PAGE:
While it is true the Genesis passage speaks of a marriage between a man and a woman who create new life, one must remember that marriage is not only for the sake of siring children. The emotional bond of marriage, i.e., “becoming one flesh” can also mean a fully monogamous life that involves sharing and caring to one another. Marriage is the most profound connection that binds two human beings as they face good and sorrowful times together. Each partner is always present supporting the other. “One flesh” entails a lifelong, exclusive attachment of one person to another—both physically and spiritually; this sharing involves a willingness to eliminate all the barriers that keeps their hearts apart from one another.

In summary,  a contextual reading of the Torah dealing with homosexuality allows for a more elastic postmodern interpretation that could conceivably permit same-sex marriages.

One last question arises: Is it Halachic?

Halacha is not a static system. It allows for a radical re-visioning of Jewish law based upon the ever changing social circumstances. Hillel, for example, permitted people to circumvent the agricultural laws of the Sabbatical Year—despite the fact scripturally speaking—all debts are cancelled.[2] People who have committed suicide used to be buried in the outer parameters of a Jewish cemetery as a sign of disgrace. Today, psychoanalysis has completely altered our understanding of suicide, which often has physical or psychological causes that overpower a mentally ill person. The rabbis of the Talmud did not understand or legislate against pedophilia, but given what we now know about this terrible social and psychological disease, we would be foolish to rely on the views of Sages that lived almost 2000 years ago who thought molesting a child was harmless.[3] Women never voted in biblical times; today they do, despite the fact that many Halachic scholars think it is biblically forbidden for women to participate in an election or even run for a political office[4] (see the Woman’s Suffrage debate of the early 20th century in the halachic literature[5]).

For generations, the Orthodox homosexual has been marginalized, ignored, and often shamed for being “different.”

This can no longer be tolerated.

Across the Orthodox divide, more and more Orthodox gays are “coming out” and demand that they be treated honorably and lovingly by their families and by their communities. The world has changed, and so must the Halacha. Nobody has the moral or halachic right to expect or demand that a Jewish homosexual ought to spend the rest of his/her life in seclusion, bereft of a life companion.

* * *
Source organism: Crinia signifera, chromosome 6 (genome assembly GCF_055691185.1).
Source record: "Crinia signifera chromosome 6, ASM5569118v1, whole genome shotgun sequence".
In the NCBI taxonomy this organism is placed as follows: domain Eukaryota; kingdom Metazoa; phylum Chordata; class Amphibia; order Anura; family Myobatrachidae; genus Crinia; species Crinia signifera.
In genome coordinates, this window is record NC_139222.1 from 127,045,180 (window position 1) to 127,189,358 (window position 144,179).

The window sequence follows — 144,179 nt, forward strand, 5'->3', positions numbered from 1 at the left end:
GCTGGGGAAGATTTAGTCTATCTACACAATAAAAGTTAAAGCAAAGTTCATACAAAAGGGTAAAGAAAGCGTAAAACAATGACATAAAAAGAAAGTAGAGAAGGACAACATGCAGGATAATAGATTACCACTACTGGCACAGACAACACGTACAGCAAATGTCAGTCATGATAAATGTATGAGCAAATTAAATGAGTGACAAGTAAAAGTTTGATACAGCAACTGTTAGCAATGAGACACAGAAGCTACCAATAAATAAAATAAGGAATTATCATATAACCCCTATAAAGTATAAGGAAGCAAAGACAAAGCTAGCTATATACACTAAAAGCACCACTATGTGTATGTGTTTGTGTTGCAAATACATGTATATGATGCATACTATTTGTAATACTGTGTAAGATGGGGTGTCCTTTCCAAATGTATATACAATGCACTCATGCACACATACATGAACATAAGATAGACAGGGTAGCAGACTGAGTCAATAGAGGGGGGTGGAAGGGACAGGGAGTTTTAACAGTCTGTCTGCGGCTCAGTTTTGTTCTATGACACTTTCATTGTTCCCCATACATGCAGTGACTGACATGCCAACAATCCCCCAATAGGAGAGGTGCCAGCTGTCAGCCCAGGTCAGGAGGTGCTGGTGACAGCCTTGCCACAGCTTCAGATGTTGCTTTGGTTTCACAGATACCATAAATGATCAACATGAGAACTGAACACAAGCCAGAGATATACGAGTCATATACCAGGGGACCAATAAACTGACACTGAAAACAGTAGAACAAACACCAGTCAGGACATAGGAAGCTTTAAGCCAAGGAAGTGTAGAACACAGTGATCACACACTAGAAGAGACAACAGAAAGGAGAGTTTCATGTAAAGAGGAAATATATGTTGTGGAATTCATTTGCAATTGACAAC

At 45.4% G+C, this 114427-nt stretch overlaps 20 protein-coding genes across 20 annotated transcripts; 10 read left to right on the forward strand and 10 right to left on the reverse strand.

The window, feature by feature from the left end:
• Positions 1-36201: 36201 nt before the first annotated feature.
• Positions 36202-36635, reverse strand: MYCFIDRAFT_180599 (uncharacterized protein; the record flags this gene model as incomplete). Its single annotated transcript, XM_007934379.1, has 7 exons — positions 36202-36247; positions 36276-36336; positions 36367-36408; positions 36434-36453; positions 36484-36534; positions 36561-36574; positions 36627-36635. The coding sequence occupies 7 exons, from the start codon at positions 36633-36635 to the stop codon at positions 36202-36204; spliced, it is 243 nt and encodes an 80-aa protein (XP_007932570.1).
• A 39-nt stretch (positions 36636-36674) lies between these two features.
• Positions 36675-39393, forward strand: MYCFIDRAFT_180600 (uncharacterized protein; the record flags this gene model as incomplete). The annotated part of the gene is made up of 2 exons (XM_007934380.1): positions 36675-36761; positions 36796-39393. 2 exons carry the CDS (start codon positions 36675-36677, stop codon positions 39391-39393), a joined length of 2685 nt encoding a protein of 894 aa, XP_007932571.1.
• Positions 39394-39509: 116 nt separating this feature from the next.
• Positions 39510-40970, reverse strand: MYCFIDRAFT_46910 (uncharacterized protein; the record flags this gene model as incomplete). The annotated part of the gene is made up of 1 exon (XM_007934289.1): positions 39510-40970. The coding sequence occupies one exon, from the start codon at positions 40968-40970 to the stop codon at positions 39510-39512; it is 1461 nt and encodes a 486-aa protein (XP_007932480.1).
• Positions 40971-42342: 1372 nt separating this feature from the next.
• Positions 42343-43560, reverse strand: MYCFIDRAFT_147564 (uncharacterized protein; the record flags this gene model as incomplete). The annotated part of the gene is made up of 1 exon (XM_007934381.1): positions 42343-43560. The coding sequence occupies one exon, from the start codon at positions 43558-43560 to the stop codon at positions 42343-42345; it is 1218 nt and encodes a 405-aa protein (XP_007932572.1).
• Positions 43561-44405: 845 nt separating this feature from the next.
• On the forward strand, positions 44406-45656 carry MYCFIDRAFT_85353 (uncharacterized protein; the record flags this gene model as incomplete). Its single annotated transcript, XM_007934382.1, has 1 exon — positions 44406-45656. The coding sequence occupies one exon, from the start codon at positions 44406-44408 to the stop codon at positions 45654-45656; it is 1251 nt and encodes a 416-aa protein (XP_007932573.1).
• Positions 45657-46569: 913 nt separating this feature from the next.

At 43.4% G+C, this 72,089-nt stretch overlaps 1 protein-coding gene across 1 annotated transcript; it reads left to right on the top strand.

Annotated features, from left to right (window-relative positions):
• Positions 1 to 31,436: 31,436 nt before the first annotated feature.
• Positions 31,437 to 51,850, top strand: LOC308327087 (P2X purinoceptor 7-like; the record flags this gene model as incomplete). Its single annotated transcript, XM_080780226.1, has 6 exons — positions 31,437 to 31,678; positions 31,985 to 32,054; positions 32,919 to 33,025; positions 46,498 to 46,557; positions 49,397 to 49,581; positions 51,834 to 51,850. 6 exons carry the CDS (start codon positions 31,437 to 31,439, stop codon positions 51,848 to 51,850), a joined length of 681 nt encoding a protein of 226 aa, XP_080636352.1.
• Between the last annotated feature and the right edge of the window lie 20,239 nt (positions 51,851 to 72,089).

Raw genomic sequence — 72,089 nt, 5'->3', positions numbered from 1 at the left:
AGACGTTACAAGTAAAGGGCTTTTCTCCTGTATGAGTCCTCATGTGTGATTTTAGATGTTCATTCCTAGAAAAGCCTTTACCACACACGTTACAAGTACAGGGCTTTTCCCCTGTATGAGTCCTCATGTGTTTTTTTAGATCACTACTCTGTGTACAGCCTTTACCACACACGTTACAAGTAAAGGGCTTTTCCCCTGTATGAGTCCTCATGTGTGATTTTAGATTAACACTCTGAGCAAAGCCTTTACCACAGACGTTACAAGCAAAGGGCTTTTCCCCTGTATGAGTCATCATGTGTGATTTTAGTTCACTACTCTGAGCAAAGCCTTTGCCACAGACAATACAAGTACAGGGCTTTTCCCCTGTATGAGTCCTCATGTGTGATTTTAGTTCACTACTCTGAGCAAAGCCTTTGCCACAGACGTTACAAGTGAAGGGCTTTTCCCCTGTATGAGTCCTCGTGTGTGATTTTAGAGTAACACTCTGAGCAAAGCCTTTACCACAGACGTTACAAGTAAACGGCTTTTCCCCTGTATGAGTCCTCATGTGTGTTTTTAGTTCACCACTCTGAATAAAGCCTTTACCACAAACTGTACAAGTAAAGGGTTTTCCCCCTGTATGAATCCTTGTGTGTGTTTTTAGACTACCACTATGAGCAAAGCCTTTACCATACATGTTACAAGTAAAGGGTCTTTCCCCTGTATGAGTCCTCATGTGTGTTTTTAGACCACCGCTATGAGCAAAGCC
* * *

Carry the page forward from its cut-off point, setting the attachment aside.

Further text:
[1] Here are just a few examples: The majority of sages commenting in the Mishnah on the  biblical law pertaining to lex talionis (Exod. 21:24-2) interpreted this law in terms of compensation—contrary to Rabbi Eliezer, who insisted on a more literal interpretation (Bava Kama 8:1; cf. BT Bava Kama 83b-85b). The Torah prescribed death to the wayward and rebellious son (Deut. 21:18-21), which the Sages effectively abolished, along with the biblical laws regarding the apostate city found in Deuteronomy 12:12-18 (BT Sanhedrin 71a).

[2] During the 1st century, in an effort to ensure that loans would be made to those in need prior to the Sabbatical Year, Hillel instituted the legal provision known as Prozbul, which enabled the courts to collect the debts and circumvent the prohibition of Deuteronomy 15:2 requiring all debts to be cancelled during the seventh year (See Mishnah Shevi’it 10.3–6, BT Gittin 36a).

[3] The Sages ruled that someone who has sexual intercourse with an infant under the age of three is not considered to have had sexual intercourse. The Halachic implication is that if there is incest with a child under three (for example, a father who has sexual relations with his under three-year-old daughter) it is not considered incest and the father is exempt from punishment  (BT Tractate Niddah 45a). No penalty (financial or corporal)  is prescribed for a father who violates his daughter..

[4] Maimonides explains in the Laws of Kings 1:5 אין מעמידין אשה במלכות שנאמר עליך מלך ולא מלכה. Beyond this general statement, Maimonides clarifies what exactly this means: וכן כל משימות שבישראל אין ממנים בהם אלא איש. Ergo, all leadership positions are for men only.

[5] Arguing against the issue of women’s suffrage in 1919, Rabbi Abraham Isaac Kook writes:

  • Regarding the law, I have nothing to add to the   words of the rabbis who came before me. In the Torah, in the Prophets, and in the Writings, in the   halakhah and in the   aggadah, we hear a single voice: that the duty of fixed public service falls upon men, for “It is a man’s manner to dominate and not a woman’s manner to dominate” (Yevamot 65b), and that roles of office, of judgment, and of testimony are not for her, for   “all her honor is within” (Ps. 45:14). Striving to prevent the   mixing of sexes in gatherings is a   theme that runs through the   entire Torah. Thus, any innovation in public leadership that necessarily brings about mixing of the sexes in a multitude, in the same   group and gathering, in the routine course of the people’s life, is certainly against   the law. (Rabbi Abraham Isaac Kook, “On the Election of Women” September   1919 – Jerusalem) http://www.edah.org/backend/journalarticle/1_2_debate.pdf

In contrast, the Chief Sephardic Rabbi, Ben Tsion Uziel takes umbrage with Rav Kook, while asserting:

  • But are women not creatures, created in the Divine Image and endowed with intelligence? And do they not have concerns that the representative assembly, or the committee it will choose, will be dealing with? And will they not be called upon to obey these bodies regarding their property as well as the education of their sons and daughters? In conclusion: having found not the slightest grounds for  this prohibition, I find that no one has the slightest right to oppose or to deny   the wishes of part of the public on this matter. Regarding a similar situation, it has been said: “Even if ninety-nine request imposed distribution, and only one demands outright   competition, that one should be followed, for his demand is legally   right”(Mishnah Pe’ah 4:1). Over and above this, it has been stated: “Women were allowed to lay hands [on   their sacrifice] for the sake of giving them a feeling of gratification” (Hagigah 16b), even though such an act appeared to the public as prohibited; how much more so in our case, where there is no aspect of prohibition at all, and where preventing their participation will be for them insulting and deceitful. Most certainly, in this case we should grant them their right.

Cited from Mishpatei Uziel 44 (Translation — Zvi Zohar) “Women’s Rights in the House of Representatives and in Institutions of Public and Yishuv Leadership” http://www.edah.org/backend/journalarticle/1_2_debate.pdf

Rabbi Samuel is spiritual leader of Temple Beth Sholom in Chula Vista, California.  He may be contacted at [email protected]